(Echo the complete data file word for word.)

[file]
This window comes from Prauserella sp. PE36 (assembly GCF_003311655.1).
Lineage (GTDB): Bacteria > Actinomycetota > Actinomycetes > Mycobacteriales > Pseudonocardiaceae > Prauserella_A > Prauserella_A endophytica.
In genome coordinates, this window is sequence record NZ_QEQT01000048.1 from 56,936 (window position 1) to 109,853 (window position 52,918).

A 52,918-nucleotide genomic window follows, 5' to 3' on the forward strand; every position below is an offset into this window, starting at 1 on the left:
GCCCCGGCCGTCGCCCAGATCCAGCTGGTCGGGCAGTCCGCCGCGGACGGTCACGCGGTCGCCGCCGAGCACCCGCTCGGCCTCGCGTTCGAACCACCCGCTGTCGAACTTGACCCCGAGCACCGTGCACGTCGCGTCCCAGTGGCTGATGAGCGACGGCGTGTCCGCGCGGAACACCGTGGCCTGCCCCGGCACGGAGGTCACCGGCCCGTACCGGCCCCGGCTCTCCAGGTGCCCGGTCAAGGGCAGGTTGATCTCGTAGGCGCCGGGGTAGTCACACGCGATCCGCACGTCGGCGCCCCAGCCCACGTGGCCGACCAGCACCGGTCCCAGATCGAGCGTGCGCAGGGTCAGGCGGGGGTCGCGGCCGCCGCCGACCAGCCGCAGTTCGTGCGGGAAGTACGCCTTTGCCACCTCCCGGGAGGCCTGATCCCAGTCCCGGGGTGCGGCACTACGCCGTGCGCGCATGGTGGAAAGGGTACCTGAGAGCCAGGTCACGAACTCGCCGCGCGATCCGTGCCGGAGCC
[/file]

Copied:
This window comes from Prauserella sp. PE36 (assembly GCF_003311655.1).
Lineage (GTDB): Bacteria > Actinomycetota > Actinomycetes > Mycobacteriales > Pseudonocardiaceae > Prauserella_A > Prauserella_A endophytica.
In genome coordinates, this window is sequence record NZ_QEQT01000048.1 from 56,936 (window position 1) to 109,853 (window position 52,918).

A 52,918-nucleotide genomic window follows, 5' to 3' on the forward strand; every position below is an offset into this window, starting at 1 on the left:
GCCCCGGCCGTCGCCCAGATCCAGCTGGTCGGGCAGTCCGCCGCGGACGGTCACGCGGTCGCCGCCGAGCACCCGCTCGGCCTCGCGTTCGAACCACCCGCTGTCGAACTTGACCCCGAGCACCGTGCACGTCGCGTCCCAGTGGCTGATGAGCGACGGCGTGTCCGCGCGGAACACCGTGGCCTGCCCCGGCACGGAGGTCACCGGCCCGTACCGGCCCCGGCTCTCCAGGTGCCCGGTCAAGGGCAGGTTGATCTCGTAGGCGCCGGGGTAGTCACACGCGATCCGCACGTCGGCGCCCCAGCCCACGTGGCCGACCAGCACCGGTCCCAGATCGAGCGTGCGCAGGGTCAGGCGGGGGTCGCGGCCGCCGCCGACCAGCCGCAGTTCGTGCGGGAAGTACGCCTTTGCCACCTCCCGGGAGGCCTGATCCCAGTCCCGGGGTGCGGCACTACGCCGTGCGCGCATGGTGGAAAGGGTACCTGAGAGCCAGGTCACGAACTCGCCGCGCGATCCGTGCCGGAGCC